However the aforementioned great transformations of human spirit are possible only in a situation where lovers remain separated and/or their love remains unrequited. No sublime achievements are likely in a situation where lovers do not miss each other. At any rate, in the latter case, even passionate love may not reach the very height of its intensity of which it is intrinsically capable, towards achieving the significant qualities noted by philosophers.
A person becomes capable of manifesting great love from within himself or herself. Then, the spirit becomes agitated and seeks rest in the person or in the image of the beloved.
The image may be construed even beyond its real counterpart Thus, eventually, the former assumes greater significance to its accustomed lover than that of the real person of the distant beloved.
Where lovers remain united, mutual affection and kindness, as well as sincerity and repose, may be evidenced by them. A soundly endeavouring married couple will take the vicissitudes of life in their stride. Their combined abilities to do so can well be enhanced by their spiritual or intellectual compatibility, too. At the same time, they should be able to keep up their moral integrity, if their society is corrupt and polluted. In other words, They should not be tempted by any prospects of free sexual love offered by their society.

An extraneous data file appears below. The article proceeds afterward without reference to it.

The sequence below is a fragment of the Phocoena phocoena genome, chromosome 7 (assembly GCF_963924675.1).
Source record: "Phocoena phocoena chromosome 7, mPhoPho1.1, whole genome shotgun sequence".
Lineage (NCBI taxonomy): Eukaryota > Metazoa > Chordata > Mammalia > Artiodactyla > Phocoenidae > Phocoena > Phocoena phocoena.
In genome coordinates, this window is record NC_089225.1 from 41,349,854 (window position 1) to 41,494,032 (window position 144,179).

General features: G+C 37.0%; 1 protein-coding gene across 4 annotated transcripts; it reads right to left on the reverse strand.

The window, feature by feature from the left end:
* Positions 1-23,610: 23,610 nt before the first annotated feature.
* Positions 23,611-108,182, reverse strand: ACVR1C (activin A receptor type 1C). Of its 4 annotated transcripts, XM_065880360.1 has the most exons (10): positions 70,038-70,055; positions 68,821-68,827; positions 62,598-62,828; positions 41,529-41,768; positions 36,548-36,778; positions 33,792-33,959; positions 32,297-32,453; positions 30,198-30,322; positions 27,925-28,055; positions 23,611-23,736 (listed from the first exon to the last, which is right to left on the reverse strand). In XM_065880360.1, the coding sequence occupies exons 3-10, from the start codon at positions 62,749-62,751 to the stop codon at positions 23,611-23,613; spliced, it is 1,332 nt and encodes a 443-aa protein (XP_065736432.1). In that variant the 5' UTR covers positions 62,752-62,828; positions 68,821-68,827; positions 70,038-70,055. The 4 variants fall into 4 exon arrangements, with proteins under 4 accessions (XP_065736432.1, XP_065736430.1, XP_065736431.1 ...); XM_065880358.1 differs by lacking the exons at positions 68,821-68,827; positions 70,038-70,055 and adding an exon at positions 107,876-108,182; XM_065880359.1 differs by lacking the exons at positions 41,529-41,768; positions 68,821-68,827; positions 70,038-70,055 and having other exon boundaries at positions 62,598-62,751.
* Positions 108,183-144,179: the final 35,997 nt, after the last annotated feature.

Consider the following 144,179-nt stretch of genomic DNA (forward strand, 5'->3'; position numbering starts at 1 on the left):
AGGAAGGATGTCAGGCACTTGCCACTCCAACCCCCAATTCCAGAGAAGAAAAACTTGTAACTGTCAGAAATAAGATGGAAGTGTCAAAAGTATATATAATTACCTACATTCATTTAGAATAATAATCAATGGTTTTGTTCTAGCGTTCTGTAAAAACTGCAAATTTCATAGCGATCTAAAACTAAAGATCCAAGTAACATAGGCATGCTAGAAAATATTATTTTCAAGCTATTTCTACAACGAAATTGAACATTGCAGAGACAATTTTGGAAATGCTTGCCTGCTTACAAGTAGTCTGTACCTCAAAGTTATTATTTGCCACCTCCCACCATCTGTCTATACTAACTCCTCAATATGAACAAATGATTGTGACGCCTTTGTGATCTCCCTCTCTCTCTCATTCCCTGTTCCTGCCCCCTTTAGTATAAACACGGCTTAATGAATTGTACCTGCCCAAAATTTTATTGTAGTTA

Spouses who are able to continually uphold chastity and virtue do so primarily by confining their sexual enjoyments to their conjugal rights. Then in old age when sexual passions subside, they can keep up their mutual affection through carefully nurtured and established chaste and virtuous companionship. Couples bound by sexual interests alone cannot be expected to evolve a well-integrated family living pattern and a lasting companionship.
A wife's entitlement to alimony and to practically sharing her husband's wealth represent the most significant economic and financial provisions instituted for marriage and family living. These are in consideration of the exclusiveness of the spouses' conjugal relationship. The genuine interaction between a couple, which is anticipated in marriage and family living, is envisaged in terms of their individual and collective endeavours as well as in the broader context of appropriately maintaining their social environment.
Mutual affection and sincerity, as well as humane compassion and tenderness, are highly desirable attributes in married couples, in the context of their mutual and social interactions. These are often in evidence in societies governed by Islamic moral and legal checks and balances. In the others, such as those in the West, these qualities are seldom noticeable.